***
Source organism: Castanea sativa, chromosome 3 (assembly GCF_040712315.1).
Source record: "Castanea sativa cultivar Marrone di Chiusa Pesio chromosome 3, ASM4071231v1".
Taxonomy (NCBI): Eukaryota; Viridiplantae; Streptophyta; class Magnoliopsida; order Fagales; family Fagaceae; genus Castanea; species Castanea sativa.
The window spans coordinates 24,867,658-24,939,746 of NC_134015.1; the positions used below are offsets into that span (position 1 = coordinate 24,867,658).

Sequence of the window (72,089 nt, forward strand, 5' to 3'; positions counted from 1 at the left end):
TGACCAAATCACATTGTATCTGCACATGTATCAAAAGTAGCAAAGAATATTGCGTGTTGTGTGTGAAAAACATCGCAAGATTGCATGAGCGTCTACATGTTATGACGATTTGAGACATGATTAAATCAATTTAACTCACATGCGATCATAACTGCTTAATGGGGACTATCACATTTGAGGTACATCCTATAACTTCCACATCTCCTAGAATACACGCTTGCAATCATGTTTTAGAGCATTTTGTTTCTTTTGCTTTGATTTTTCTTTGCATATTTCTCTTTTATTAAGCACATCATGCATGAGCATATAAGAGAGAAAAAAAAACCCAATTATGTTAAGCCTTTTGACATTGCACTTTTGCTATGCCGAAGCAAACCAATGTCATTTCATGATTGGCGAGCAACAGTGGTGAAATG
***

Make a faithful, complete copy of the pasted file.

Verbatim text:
Source organism: Castanea sativa, chromosome 3 (assembly GCF_040712315.1).
Source record: "Castanea sativa cultivar Marrone di Chiusa Pesio chromosome 3, ASM4071231v1".
Taxonomy (NCBI): Eukaryota; Viridiplantae; Streptophyta; class Magnoliopsida; order Fagales; family Fagaceae; genus Castanea; species Castanea sativa.
The window spans coordinates 24,867,658-24,939,746 of NC_134015.1; the positions used below are offsets into that span (position 1 = coordinate 24,867,658).

Sequence of the window (72,089 nt, forward strand, 5' to 3'; positions counted from 1 at the left end):
TGACCAAATCACATTGTATCTGCACATGTATCAAAAGTAGCAAAGAATATTGCGTGTTGTGTGTGAAAAACATCGCAAGATTGCATGAGCGTCTACATGTTATGACGATTTGAGACATGATTAAATCAATTTAACTCACATGCGATCATAACTGCTTAATGGGGACTATCACATTTGAGGTACATCCTATAACTTCCACATCTCCTAGAATACACGCTTGCAATCATGTTTTAGAGCATTTTGTTTCTTTTGCTTTGATTTTTCTTTGCATATTTCTCTTTTATTAAGCACATCATGCATGAGCATATAAGAGAGAAAAAAAAACCCAATTATGTTAAGCCTTTTGACATTGCACTTTTGCTATGCCGAAGCAAACCAATGTCATTTCATGATTGGCGAGCAACAGTGGTGAAATG